CAMELS, NEEDLES AND WEALTH

A camel recently passed through the eye of a needle. Jesus told His disciples that such a feat would be easier than for a wealthy man to enter the kingdom of God. Wealth has a way of messing up one’s perspective. It seems to produce uncorrectable vision.

Reading the story of John Pedley reminds us that much more happens in salvation than a sinner deciding to receive a free pass out of hell. Pedley describes himself as the poster child of self-centered living. His obsession with money began as a young teenager. He dedicated himself to acquire as much as he could. His strategies included theft and fraud, such as selling the furniture from a rented flat, which landed him in jail. He entered an adulterous affair with a married woman from whom he was taking money. They later married and had two children. More illicit relationships led to his divorce.

His success in business came only after his initial venture failed. He later rebuilt his consulting and marketing business into a company that made him filthy rich. The wealth only encouraged his hedonism and eventually alcohol entrapped him.

In 2002, after drinking all night, Pedley got into his car at 5 A.M. Falling asleep at the wheel, he drove under a van at 90 mph, leaving him in a coma for six weeks. Doctors did not expect him to survive. But he did. He spent the next few months in a wheel chair. Instead of taking stock of his life, “I came back worse because I thought I was indestructible. Nothing could beat me, not even death.”

Alcohol and women continued to dominate his life, until a random invitation to visit a church service got his attention. “There were 500 people at the service. It was different to anything else I had ever seen. There was a confidence about [the congregation]. I was sure I had more money, I was sure I drove a bigger car and had been to more places and done more things. But they were more at peace.”

In 2004 Pedley decided to participate in an Alpha course, a ten-week study that explores the Christian faith, and it changed his life. “The last thing I wanted to do was become a Christian!” he laughs. God had other plans, however.

A short time later, his six-year-old son commented, “Happy new you, Dad.” Pedley asked his son what he meant. “You’re like a brand new person.” Something dramatic had changed in him.

Pedley quit drinking and began serving in the church, especially in charitable works. He thought that God had called him to continue to earn large amounts of money and give a significant portion to the church. Over time that sense of calling began to change.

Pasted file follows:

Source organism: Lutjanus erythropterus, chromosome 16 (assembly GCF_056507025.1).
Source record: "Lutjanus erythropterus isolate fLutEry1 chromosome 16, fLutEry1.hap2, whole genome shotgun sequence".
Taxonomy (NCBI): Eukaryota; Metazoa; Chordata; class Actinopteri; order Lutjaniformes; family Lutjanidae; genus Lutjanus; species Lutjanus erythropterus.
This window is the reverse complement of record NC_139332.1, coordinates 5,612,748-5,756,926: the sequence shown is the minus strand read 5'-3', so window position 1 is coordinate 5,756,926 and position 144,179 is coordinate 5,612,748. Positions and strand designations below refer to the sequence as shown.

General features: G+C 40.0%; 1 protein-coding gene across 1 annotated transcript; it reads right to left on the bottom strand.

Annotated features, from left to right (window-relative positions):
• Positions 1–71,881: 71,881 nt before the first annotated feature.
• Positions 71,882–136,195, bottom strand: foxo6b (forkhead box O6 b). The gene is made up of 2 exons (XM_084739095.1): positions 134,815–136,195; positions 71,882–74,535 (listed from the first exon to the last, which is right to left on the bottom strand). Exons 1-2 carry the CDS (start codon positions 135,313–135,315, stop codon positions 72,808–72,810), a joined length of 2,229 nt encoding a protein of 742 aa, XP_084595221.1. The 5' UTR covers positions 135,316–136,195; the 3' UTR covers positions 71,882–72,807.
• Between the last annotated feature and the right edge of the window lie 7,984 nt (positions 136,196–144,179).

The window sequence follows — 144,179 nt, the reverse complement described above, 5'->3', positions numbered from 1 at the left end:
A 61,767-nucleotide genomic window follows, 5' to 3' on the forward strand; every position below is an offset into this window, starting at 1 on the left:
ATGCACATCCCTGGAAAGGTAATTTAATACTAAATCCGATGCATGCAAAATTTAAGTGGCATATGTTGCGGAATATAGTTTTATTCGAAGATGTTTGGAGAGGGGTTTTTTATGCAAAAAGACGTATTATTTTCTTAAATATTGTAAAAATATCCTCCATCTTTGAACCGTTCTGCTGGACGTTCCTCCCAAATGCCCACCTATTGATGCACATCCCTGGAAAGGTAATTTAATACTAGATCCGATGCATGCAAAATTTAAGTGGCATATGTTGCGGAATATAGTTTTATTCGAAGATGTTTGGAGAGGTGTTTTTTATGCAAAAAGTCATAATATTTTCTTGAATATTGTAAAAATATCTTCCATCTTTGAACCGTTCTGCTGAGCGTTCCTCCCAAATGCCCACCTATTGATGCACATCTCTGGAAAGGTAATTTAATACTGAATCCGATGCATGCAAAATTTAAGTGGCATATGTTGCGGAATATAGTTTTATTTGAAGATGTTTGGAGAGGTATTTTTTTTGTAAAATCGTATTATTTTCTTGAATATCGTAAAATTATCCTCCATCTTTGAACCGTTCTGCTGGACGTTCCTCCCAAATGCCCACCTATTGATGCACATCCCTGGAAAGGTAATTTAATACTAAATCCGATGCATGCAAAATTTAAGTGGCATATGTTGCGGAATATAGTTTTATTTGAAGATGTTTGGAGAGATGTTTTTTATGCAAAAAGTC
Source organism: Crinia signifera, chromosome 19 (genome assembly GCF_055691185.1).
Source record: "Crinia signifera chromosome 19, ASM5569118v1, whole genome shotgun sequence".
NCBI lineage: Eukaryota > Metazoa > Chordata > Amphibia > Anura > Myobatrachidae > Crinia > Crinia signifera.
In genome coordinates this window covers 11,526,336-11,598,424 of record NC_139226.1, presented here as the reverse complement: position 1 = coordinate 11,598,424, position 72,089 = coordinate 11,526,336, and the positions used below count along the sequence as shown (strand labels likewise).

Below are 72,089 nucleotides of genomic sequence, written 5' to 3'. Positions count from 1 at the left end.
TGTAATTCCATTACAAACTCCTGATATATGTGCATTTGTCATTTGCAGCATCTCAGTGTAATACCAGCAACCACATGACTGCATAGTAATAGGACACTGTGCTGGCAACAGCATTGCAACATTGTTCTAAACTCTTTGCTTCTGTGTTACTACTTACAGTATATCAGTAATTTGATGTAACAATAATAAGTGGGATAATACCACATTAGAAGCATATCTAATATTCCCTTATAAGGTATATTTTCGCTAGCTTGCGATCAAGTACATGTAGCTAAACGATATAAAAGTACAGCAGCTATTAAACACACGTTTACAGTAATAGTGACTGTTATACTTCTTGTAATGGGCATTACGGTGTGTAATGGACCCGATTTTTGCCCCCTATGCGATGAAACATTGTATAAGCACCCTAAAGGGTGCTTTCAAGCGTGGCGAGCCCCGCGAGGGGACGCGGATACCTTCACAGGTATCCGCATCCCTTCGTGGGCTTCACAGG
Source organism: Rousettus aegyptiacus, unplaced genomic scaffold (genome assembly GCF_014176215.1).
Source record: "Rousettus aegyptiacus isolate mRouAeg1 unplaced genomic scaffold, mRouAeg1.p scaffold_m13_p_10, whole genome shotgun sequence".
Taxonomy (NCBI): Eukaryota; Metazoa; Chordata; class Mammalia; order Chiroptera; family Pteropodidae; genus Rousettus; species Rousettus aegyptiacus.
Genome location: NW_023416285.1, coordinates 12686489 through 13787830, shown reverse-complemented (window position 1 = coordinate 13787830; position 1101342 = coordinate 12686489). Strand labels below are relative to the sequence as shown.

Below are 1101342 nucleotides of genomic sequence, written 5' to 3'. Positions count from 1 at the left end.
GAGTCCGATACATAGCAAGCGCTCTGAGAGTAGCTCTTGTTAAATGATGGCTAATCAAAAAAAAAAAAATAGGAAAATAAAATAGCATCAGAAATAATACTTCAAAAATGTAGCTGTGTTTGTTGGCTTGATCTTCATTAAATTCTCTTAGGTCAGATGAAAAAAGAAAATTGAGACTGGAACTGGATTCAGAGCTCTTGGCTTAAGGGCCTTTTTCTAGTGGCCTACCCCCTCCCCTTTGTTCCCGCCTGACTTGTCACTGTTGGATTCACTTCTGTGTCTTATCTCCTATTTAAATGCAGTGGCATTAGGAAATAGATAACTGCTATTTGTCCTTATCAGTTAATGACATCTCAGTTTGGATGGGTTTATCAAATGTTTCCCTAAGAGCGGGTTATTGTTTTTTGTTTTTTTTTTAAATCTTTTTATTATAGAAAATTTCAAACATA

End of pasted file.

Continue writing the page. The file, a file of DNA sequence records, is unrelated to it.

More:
In 2007 Pedley took a trip to Uganda and his world was upended. “I worked there for a few days and these people who have nothing were stopping and giving me sacks of potatoes [in thanks] which is a fortune for them. There is a morality there which comes naturally. You feel so unbelievably humbled. And I wanted kids in the UK, especially those who are on a downward spiral of addiction and self-hatred, to experience this.”

This led to the development of Turn Them Around Camps. Troubled teens and young adults spend a month in Uganda, immersed in community work and Christian teaching. Pedley adds that they avoid putting pressure on participants to convert, “because that is not the way faith works.”

“It will be a very demanding program, culturally very different – there’s no electricity or running water – but I believe that during the process, the young people will be transformed. What I hope they will get more than anything is self esteem, to know that they can genuinely make a difference and that they are part of a family, a team and not powerless.”

In order to run the program effectively, Pedley knows he needs to live on site. He listed his home in Essex, England for $1.5 million and is trying to sell his Range Rover for $112,000 as well. He plans to move to Uganda and build a traditional mud and wood building for his home. All his assets will be used to fund the charity, which he hopes will improve the health, water and education facilities to the poor community, while changing the lives of recalcitrant youth from the UK.

When Jesus instructed the rich young man to give his wealth to the poor and follow Him, the man departed sadly. Although he seemed genuinely desirous of learning what he could do to enter the kingdom of God, he was not prepared for such an extreme condition.

On the other hand, another wealthy man volunteered to give half of his wealth to the poor and pay retribution to anyone he had defrauded by fourfold. The presence of Jesus brought Zacchaeus to the place of humble repentance, and he recognized that nothing the world had to offer could compare with the blessing of God’s kingdom and salvation.

Zacchaeus and John Pedley illustrate that no person is unreachable. The gospel of Jesus Christ is the power of God for salvation, for any and every person. When God chooses to draw someone to Himself, that someone will find himself on a journey completely beyond his wildest expectations.

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About stanwiedeman

Christian seeking to find a biblical perspective on culture and life
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